The RCP Certification Form must not be altered.These modifications to the form included adding not applicable (“N/A”) as a response to questions 2 to 7. At the request of DEEP, these laboratories have returned to using the RCP Certification Form.
The primary purpose of the RCP Certification Form is to standardize the questions that the laboratory must answer when determining if a data set meets the requirements for Reasonable Confidence. When Reasonable Confidence is achieved for a particular data set, the environmental professional will have Reasonable Confidence that the laboratory has followed the Reasonable Confidence Protocols, has described non-conformances, if any, and has adequate information to make judgments regarding data quality. If Reasonable Confidence is not achieved for an analytical data set, use of such a data set may involve a commitment of significant resources to demonstrate that the data is of known and sufficient quality and is usable relative to its intended purpose.
At this time, the Department is not requiring that laboratories issue new RCP Certification Forms for data sets that were reported using modified RCP certification forms. If the form had been previously altered, then, because the achievement of Reasonable Confidence is based on questions 1, 1A and 1B, modification of the responses to questions 2 to 7 on the form will not prevent the achievement of Reasonable Confidence.
A response of “N/A” to questions 2 to 7 on the form may not provide the environmental professional with the narrative information needed for a data quality assessment and data usability evaluation. Any nonconformance of the RCP criteria should be described in the laboratory narrative.
If the environmental professional has questions regarding the impact of a modified form on data assessment and usability, the environmental professional should contact the laboratory or DEEP for assistance.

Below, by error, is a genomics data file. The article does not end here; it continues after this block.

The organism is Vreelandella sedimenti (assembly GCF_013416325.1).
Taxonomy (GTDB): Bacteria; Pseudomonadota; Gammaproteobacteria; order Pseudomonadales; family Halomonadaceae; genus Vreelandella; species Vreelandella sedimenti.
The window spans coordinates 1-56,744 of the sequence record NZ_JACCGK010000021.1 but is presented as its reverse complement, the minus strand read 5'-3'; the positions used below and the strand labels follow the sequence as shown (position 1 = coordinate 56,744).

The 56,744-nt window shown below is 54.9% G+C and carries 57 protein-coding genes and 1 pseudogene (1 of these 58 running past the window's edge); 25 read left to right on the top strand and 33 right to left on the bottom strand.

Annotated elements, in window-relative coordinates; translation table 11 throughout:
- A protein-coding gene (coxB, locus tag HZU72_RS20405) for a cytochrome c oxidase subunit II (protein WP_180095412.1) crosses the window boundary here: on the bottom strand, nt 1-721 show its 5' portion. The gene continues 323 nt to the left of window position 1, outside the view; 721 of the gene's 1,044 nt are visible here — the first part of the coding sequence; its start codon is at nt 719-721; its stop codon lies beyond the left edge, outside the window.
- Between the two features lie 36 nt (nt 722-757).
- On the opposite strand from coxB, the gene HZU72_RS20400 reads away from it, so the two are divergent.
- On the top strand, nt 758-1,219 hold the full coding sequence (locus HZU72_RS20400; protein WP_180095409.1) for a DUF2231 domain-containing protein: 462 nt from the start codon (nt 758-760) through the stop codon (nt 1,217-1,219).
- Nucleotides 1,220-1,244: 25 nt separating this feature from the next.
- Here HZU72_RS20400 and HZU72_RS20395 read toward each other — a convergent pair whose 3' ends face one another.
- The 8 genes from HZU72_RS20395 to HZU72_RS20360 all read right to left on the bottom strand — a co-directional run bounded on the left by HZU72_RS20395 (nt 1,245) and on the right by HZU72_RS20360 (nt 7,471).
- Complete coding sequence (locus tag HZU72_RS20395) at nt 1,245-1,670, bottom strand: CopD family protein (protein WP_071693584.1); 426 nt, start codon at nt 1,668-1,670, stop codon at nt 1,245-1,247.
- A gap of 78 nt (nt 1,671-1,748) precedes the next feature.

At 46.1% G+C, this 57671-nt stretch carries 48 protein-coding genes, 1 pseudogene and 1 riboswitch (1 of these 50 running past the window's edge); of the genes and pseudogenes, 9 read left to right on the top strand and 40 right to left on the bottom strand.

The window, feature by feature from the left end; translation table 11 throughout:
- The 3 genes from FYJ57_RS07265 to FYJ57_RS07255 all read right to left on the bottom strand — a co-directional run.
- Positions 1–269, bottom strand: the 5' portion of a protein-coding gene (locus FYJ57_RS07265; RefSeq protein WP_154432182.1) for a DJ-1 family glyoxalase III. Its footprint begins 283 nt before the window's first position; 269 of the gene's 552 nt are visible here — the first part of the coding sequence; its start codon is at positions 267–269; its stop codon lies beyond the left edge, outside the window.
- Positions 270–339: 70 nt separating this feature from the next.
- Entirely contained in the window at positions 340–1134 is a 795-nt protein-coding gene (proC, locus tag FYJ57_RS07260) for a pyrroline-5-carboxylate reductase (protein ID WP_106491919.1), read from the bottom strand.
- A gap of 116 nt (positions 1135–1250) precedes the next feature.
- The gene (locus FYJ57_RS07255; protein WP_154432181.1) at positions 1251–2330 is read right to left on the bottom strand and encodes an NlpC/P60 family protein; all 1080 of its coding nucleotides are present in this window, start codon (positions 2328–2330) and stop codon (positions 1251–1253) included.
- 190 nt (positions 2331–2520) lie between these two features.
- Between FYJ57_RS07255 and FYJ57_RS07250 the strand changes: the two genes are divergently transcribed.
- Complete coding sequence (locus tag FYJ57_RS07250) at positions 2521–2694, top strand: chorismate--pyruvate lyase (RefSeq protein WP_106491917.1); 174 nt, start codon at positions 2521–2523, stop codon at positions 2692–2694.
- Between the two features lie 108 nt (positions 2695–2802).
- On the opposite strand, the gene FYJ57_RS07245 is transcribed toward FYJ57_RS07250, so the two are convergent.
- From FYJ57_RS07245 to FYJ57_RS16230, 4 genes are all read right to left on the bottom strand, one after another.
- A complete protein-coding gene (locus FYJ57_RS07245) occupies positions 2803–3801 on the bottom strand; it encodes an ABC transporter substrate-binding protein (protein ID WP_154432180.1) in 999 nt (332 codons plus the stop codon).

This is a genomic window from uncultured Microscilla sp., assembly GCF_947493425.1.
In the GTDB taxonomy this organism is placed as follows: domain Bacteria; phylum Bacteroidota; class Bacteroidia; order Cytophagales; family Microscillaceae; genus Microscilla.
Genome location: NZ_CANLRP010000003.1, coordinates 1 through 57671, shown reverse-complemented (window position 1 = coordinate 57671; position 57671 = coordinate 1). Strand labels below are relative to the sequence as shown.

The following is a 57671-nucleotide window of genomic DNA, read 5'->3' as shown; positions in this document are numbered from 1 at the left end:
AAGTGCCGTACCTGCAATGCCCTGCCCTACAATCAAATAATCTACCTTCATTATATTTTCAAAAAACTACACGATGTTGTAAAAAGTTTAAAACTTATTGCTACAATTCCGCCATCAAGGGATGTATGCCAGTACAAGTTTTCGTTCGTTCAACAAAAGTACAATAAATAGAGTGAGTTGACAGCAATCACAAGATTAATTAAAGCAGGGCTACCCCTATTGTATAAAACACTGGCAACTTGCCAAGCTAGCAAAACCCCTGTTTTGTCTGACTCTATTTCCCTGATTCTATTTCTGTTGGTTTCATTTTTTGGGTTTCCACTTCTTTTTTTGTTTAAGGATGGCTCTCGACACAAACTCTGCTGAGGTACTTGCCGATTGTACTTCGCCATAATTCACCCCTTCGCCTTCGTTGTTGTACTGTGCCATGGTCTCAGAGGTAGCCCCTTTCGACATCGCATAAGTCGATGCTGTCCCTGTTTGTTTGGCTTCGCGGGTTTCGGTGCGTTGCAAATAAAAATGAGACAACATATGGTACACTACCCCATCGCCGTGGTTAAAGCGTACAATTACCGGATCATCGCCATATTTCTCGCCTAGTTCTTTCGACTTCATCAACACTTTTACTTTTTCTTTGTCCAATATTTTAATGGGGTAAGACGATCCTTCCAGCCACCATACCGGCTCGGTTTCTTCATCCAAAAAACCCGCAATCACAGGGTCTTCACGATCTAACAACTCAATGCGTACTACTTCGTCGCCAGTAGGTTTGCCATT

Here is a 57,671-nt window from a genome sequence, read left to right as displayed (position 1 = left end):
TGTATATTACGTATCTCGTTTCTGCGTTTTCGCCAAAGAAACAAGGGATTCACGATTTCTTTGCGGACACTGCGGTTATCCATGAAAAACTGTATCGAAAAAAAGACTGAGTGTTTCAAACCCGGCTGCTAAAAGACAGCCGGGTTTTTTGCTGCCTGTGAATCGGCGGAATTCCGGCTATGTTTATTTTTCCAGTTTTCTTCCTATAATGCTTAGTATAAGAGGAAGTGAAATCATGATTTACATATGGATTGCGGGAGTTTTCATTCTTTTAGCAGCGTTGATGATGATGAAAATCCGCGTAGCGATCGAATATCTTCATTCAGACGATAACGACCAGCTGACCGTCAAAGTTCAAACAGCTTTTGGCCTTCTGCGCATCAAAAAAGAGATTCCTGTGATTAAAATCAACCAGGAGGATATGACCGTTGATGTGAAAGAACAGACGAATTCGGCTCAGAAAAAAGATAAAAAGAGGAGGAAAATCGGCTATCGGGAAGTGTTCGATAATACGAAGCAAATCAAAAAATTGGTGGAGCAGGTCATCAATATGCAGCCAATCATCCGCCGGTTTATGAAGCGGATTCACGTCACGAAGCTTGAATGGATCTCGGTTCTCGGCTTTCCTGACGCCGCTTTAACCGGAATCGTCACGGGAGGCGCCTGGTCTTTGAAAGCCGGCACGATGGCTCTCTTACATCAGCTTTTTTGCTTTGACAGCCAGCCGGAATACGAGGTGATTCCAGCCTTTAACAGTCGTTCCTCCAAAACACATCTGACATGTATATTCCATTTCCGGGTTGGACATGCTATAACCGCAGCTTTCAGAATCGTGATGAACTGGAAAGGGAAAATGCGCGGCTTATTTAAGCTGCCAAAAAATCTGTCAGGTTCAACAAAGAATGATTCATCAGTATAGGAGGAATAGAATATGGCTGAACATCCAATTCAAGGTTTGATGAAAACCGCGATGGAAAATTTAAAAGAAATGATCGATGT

DEEP has sent an email to laboratories reminding them that the RCP Certification Form may not be altered.
Laboratory Quality Assurance Quality Control Reasonable Confidence Protocols - effective November 2007 and revised December 2010
- RCP Lab Analysis QAQC Certification Form
- Project Communication Form
- Reasonable Confidence Protocol Equivalency Determination Form
Laboratory Quality Control Assurance and Quality Control, Data Quality Assessment and Data Usability Evaluation Guidance Document - effective May 2009 and revised December 2010
- DQA Worksheet 1 from Appendix D-2
- DQA Worksheet 2 from Appendix D-3
- DUE Worksheet from Appendix I-2
- CTDEP Responses to Public Comments on the Draft Laboratory Quality Control Assurance and Quality Control, Data Quality Assessment and Data Usability Evaluation Guidance Document - November 2008
Method 1311 TCLP - December 2006
Method 1312 SPLP - December 2006
Method 6010 Trace Metals - July 2006
Method 6020 Trace Metals - July 2006
Method 7000 Metals - July 2006
Method 7196 Hexavalent Chromium - July 2006
Method 7470/7471 Mercury - July 2006
Method 8021 Volatile Organics - July 2006
Method 8081 Pesticides - July 2006
Method 8082 PCBs - July 2006
Method 8151 Chlorinated Herbicides - July 2006
Method 8260 Volatile Organics - July 2006
Method 8270 Semivolatile Organics - July 2006
Method 9010/9012/9014 Total Cyanide - July 2006
Method TO-13 PAHs in air - December 2006
Method TO-15 Volatile Organics in air - December 2006
Method TO-17 Volatile Organics - December 2006
Method ETPH Extractable Petroleum Hydrocarbons - July 2006
Method APH Air-Phase Petroleum Hydrocarbons - December 2014
Method VPH Volatile Petroleum Hydrocarbons - May 2009
In the December 31, 2005 Federal Register, the EPA Office of Water proposed to revise 40 CFR 136 and withdraw all analytical methods that use Freon 113 as a solvent. The methods affected are 413.1, 413.2 and 418.1. The final rule was published in the March 12, 2007 Federal Register and the Freon-based methods were withdrawn.
In an effort to help bring about the end of Freon use in Connecticut and to be consistent with Federal Law, the DEEP will not accept analytical data derived by EPA Method 418.1 for samples collected on or after June 30, 2009.
The Environmental Laboratory Certification Program of the Connecticut Department of Public Health (CTDPH) stopped offering certification for EPA Method 418.1 as of September 30, 2009 and after this deadline laboratories may not use EPA Method 418.1.
Data derived using the ETPH Method will continue to be accepted by the Department. In addition, the Department has provided further information regarding analytical methods used to characterize petroleum releases.
Content Last Updated October 18, 2019